Lipstick Under My Burkha, Sunny Leone: Why is India so afraid of sexuality and women who have sex?

My mother was one of those who was most excited to watch Lipstick Under My Burkha, a film heralded for its unabashed portrayal of sex. She enjoyed the film for the most bit, but to her dismay, in one particular scene where Ratna Pathak Shah's character is thrown out of the house for enjoying erotica, the young men sitting in the seats behind her laughed out loud.

Later, in a conversation she had with a male friend about the film, he told her that he would not be watching it because a relative said it was "not for him". The next day, another friend remarked that it was entirely a "blue film" (pornography).

But she isn't the only one whose movie-going experience was dampened by such comments and reactions. Many people, and women in particular, have voiced concerns over the inappropriate reactions and crude comments that they noticed while watching the film. They have reported instances of people passing moral judgments, making lewd comments and even laughing at the scenes depicting marital rape.

Snippets from Lipstick Under My Burkha.

Either these people don't understand that the film is dealing with problematic issues, or they've missed the point of it entirely.

It is not fair to say that Lipstick Under My Burkha has failed in these instances. If you or someone you know watched the film and felt uncomfortable because of what you saw on screen, the film has actually succeeded. On the other hand, when people deem the film pornographic or say that they will not watch it, they are, in essence, saying that they cannot bear the thought of women having sex.

But when has India not been scared of women who like sex and choose to have it?

Sunny Leone recently adopted a baby girl with her husband. Many applauded her for adopting a child instead of having one, but that conversation was overshadowed by people saying that a porn star should not be allowed to adopt a child, because the child's future would be at risk. Some even claimed that this was the actress' way of improving her image.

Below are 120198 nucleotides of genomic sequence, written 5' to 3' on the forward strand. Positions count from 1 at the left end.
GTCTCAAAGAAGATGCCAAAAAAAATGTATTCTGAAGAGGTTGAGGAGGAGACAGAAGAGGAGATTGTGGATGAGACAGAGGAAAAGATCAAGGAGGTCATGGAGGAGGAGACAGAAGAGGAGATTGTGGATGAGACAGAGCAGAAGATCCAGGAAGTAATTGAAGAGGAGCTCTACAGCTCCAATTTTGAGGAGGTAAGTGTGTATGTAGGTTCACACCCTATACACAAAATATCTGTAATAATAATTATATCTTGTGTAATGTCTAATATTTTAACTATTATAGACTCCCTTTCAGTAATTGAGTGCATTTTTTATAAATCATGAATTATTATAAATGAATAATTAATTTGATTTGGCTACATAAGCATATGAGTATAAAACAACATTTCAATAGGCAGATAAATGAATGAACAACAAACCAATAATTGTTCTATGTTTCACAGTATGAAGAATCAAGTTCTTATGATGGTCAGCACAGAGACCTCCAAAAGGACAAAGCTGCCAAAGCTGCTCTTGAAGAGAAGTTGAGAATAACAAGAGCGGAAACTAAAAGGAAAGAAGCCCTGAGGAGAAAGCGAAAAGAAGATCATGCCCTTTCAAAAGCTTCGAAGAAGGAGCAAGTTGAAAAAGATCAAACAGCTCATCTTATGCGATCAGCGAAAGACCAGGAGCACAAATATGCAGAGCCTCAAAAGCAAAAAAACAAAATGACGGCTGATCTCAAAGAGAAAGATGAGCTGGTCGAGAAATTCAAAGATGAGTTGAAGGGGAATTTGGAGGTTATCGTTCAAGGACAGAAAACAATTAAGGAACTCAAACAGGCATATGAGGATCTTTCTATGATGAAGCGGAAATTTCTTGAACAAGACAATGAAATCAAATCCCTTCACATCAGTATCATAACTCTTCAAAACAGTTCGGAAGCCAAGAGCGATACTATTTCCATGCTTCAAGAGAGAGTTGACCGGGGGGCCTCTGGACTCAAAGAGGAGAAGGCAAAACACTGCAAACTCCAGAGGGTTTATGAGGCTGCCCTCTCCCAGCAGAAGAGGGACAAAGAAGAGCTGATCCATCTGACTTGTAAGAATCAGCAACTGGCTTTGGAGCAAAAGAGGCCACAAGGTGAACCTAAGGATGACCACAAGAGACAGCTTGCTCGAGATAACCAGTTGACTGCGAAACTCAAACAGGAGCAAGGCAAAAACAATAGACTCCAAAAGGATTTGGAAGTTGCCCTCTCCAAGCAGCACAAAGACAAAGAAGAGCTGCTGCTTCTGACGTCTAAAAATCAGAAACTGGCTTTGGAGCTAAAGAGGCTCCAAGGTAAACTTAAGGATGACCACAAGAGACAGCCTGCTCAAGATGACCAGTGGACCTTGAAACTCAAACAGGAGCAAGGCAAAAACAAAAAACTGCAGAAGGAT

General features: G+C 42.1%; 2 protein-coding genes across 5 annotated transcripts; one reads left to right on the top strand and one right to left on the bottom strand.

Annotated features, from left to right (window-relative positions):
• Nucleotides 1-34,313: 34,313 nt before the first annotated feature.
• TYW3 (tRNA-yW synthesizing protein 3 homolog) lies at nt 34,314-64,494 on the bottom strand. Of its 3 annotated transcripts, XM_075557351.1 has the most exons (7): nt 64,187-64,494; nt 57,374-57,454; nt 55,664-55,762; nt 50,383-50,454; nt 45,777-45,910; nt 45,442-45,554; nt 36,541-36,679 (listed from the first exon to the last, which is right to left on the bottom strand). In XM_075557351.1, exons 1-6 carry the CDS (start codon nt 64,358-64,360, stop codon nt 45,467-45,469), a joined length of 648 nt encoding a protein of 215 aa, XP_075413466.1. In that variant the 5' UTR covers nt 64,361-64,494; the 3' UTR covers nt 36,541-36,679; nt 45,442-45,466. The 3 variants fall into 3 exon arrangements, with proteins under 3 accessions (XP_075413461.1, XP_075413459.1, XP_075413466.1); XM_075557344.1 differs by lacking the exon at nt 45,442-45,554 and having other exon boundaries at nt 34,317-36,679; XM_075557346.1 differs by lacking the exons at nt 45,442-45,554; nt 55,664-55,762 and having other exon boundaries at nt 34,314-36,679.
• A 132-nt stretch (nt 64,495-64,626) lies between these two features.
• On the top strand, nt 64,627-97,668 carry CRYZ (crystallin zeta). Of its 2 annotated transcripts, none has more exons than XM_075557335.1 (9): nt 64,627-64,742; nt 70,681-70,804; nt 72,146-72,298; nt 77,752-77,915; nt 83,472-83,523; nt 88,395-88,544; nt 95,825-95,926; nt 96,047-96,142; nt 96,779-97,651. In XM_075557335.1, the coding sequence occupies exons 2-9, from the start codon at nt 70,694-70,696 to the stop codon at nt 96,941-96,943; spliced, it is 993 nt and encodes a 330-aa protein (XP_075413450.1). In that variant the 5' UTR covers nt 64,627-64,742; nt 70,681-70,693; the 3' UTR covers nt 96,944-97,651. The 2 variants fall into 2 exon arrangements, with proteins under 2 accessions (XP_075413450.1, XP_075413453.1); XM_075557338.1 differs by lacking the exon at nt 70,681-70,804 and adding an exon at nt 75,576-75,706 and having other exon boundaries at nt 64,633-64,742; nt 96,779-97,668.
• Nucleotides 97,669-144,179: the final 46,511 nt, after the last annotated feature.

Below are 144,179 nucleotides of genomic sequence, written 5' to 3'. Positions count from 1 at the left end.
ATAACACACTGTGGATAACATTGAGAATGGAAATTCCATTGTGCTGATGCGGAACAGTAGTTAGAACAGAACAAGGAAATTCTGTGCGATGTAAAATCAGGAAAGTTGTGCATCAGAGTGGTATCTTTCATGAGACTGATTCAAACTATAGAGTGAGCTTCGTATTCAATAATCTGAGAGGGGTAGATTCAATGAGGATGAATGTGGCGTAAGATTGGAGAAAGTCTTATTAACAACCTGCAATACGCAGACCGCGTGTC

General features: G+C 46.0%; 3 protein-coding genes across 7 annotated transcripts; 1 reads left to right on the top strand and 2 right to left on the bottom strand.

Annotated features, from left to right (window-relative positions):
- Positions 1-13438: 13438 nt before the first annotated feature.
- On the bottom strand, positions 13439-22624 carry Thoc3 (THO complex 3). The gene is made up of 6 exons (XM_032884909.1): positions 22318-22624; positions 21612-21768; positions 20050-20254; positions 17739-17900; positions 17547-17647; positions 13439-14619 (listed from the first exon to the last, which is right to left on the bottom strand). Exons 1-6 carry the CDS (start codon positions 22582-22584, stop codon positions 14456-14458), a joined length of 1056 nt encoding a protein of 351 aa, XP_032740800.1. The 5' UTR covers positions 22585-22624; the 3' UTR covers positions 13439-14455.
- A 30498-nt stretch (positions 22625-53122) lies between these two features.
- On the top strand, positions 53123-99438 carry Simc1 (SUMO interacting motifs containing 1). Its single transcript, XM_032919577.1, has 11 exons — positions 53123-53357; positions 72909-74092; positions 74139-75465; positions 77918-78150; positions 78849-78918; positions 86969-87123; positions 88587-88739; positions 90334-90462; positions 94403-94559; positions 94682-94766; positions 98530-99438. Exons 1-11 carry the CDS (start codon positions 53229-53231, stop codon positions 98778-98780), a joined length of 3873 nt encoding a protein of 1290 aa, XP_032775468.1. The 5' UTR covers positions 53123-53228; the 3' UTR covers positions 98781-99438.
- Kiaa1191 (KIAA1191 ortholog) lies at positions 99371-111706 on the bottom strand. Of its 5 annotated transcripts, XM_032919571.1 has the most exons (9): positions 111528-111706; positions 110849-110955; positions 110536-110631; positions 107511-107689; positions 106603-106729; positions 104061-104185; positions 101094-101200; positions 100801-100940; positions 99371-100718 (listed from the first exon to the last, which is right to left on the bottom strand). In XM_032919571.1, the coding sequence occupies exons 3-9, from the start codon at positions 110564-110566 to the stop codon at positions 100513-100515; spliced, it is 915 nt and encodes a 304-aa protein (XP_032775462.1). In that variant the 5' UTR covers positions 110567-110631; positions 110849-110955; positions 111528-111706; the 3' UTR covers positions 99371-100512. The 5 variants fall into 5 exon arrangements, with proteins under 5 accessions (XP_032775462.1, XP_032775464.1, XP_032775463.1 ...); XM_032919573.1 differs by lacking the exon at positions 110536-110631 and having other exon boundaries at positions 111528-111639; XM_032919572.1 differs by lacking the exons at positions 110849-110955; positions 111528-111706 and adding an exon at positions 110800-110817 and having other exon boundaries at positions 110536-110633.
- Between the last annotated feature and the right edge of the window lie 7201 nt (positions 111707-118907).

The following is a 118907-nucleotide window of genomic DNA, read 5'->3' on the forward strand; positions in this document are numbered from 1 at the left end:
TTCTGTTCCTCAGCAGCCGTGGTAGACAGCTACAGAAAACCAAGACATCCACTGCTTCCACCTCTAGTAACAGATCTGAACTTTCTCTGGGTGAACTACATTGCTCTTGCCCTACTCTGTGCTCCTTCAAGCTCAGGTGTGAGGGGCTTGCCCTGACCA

We just cannot think of Sunny Leone as having a personality minus her pornstar past, and this past comes with a negative connotation, even if Sunny doesn't view it that way.

Suchitra Krishnamoorthi recently expressed her views about the azaan in a manner similar to Sonu Nigam. We're all aware of how Nigam was at the receiving end of profanities and death threats, but the reaction to Krishnamoorthi was different; she also received rape threats and was slut-shamed. People questioned why she came home at 4 am, even labeling her a call girl. When you think about it, there is no connection whatsoever between the comment she made and the reaction she received. This slut shaming is the result of the attitude that sexual women are bad women — because they have sex.

suchitra

Suchitra Krishnamoorthy's tweet that lead to her being slut-shamed.

To add to this list of casual misogyny, is the case of cringe-pop sensation Dhinchak Pooja, who has garnered quite some hate on the Internet because of her songs. She has been 'advised' by several men to prostitute herself instead of singing songs. The logic is that there is no use for a woman who cannot prove her worth and talent, except her body.

The reactions Lipstick Under My Burkha received reminds me of the I Will Go Out campaign, which was fueled by the angry reaction to the Bengaluru molestation. A friend was covering the event, where masses of women and men gathered in public places to dispel the notion that women shouldn't go out at night "for their own safety". When she arrived, she noticed that everybody present had the same liberal mindset as her. Nobody turned up to stop them from protesting

The problem is this: anti-patriarchal and anti-sexist messages are not reaching the people who propagate these ideologies (perhaps this article is another example of this).

They are discussed and debated over by people who are already fighting against them, rather than the people whose mindsets need to be changed. This creates an echo chamber of sorts, giving us the impression that change is taking place, when in fact, those who think differently continue to do so.

India is disgusted by women who have sex and enjoy it too, and does not hesitate to censure them. Real change will take place only when female desire gains acceptance.


Published Date: Jul 27, 2017 05:35 pm | Updated Date: Jul 27, 2017 05:39 pm


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